Wild: From Lost to Found on the Pacific Crest Trail, by Cheryl Strayed

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To say that Cheryl Strayed has overcome many things in her life is an understatement. She has an unmistakable amount of courage and bravery. Cheryl goes through a complete transformation within her life. The person she becomes after all of her pain and struggles is unbelievable. During her tough journey through life, Cheryl has truly found herself and becomes the person she knows her mother raised.

Cheryl’s journey in life started with struggles at a very young age. From the time she was very young, her parents had a very violent relationship that resulted in her father leaving. In many cases this would be acknowledged as a good thing, and I’m not disagreeing, but that hardship of losing your own father is also a tragedy to deal with. Many times, parental issues lead to children pulling away or rebelling, but Cheryl never did. She was so grateful to have the family that she did have and appreciated all that her mother did for her and her siblings. I believe that is a key reason as to why her mother’s death was so hard on her. Of course, anyone who loses a parent would be devastated, but losing the only parent you have, the only one who has ever done anything for you, that makes things ten times worse.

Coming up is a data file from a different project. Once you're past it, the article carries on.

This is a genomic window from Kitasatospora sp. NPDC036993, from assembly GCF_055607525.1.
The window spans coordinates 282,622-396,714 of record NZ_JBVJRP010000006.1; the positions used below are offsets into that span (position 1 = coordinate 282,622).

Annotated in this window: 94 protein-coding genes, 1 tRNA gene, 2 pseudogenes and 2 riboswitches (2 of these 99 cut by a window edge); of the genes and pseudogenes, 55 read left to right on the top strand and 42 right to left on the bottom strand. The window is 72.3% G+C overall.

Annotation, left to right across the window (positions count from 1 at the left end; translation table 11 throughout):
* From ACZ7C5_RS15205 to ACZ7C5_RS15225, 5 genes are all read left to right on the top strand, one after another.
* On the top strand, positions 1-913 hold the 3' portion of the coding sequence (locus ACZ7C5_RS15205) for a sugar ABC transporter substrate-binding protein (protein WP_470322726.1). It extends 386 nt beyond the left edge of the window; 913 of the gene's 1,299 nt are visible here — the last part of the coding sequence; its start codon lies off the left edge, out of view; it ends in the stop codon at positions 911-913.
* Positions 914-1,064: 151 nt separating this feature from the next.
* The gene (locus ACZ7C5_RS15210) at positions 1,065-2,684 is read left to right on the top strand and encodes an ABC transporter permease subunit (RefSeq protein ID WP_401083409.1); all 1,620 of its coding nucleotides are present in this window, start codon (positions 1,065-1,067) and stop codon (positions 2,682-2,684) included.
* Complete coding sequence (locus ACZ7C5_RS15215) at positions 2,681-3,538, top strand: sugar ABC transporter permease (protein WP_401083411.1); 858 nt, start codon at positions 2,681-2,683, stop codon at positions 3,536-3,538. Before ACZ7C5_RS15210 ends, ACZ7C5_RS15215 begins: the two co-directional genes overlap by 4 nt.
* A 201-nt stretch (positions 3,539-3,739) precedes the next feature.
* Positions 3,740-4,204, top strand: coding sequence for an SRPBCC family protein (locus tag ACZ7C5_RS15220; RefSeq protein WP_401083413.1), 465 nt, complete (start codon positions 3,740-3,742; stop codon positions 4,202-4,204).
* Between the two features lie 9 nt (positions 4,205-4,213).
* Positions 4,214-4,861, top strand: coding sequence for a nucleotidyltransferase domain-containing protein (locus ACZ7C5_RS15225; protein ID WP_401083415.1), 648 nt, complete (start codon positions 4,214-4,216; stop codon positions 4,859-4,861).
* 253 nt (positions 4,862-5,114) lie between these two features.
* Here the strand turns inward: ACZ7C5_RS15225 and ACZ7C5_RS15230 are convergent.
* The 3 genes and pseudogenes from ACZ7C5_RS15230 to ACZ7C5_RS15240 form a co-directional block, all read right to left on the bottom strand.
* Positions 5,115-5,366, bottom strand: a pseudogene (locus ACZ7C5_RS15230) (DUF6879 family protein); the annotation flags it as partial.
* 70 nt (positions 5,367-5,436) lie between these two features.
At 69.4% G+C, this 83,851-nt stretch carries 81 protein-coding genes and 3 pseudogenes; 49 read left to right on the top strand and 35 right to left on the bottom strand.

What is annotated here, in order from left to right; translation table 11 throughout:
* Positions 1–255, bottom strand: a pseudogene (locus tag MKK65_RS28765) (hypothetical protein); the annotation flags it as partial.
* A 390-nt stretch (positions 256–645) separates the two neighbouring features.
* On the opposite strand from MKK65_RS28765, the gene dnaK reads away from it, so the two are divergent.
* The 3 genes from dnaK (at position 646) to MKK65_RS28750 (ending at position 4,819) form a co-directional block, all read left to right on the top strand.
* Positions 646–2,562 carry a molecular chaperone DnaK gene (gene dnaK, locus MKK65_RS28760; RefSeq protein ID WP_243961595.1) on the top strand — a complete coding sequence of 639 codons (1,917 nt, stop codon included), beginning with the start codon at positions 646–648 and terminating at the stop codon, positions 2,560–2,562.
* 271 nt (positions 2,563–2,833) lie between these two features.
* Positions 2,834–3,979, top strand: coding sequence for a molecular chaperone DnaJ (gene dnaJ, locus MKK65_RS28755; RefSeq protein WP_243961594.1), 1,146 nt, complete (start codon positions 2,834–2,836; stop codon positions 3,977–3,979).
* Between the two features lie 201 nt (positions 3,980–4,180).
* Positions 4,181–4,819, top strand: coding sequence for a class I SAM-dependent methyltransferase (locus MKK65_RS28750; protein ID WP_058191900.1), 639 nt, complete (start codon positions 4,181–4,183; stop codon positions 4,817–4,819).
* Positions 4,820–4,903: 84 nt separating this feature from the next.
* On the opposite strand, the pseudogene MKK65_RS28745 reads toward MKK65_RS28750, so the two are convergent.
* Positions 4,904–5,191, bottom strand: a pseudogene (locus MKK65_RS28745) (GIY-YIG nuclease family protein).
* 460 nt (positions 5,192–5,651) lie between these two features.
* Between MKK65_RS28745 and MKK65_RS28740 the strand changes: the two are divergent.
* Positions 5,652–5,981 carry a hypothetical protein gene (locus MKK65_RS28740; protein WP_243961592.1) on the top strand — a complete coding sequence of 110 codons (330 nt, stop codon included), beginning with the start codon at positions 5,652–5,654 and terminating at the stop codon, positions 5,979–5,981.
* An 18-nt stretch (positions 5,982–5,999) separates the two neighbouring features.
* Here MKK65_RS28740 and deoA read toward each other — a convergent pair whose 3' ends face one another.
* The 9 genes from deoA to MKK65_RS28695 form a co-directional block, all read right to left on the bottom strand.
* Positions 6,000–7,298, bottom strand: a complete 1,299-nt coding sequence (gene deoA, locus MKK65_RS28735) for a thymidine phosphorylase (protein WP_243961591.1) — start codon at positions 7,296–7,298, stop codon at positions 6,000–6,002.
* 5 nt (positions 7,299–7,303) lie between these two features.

Cheryl’s mother was the glue, the mold that held what family she had left together. When Cheryl lost her mother, in a way she also lost the rest of her family. As her mother was dying, Cheryl was the only child to stay by her mother’s side pretty much 24/7. The fact that her siblings weren’t really there for their mother really bothered Cheryl. And, after her mother passed away, they all drifted away from each other. Cheryl did everything she could to keep her family together, but I think she felt as if no one else w...

... middle of paper ... completely different relationships with their parents. . I look at her relationship differently not only because her mother is dead and their fathers are alive, but because their relationships were completely different. Cheryl actually had a relationship with her mother, and a pretty good one at that. McCandless and Krakauer didn’t exactly always have good relationships with their fathers. I believe Krakauer and McCandless took their journeys to prove something to their fathers, or to get their attention. Cheryl didn’t have to prove anything to her mother. She took her adventure to prove something to herself and to find herself, and that’s exactly what she did.

Works Cited

Krakauer, Jon. Into the Wild. New York: Anchor, 1997. Print.

Strayed, Cheryl. Wild: From Lost to Found on the Pacific Crest Trail. New York: Alfred A. Knopf, 2012. Print.
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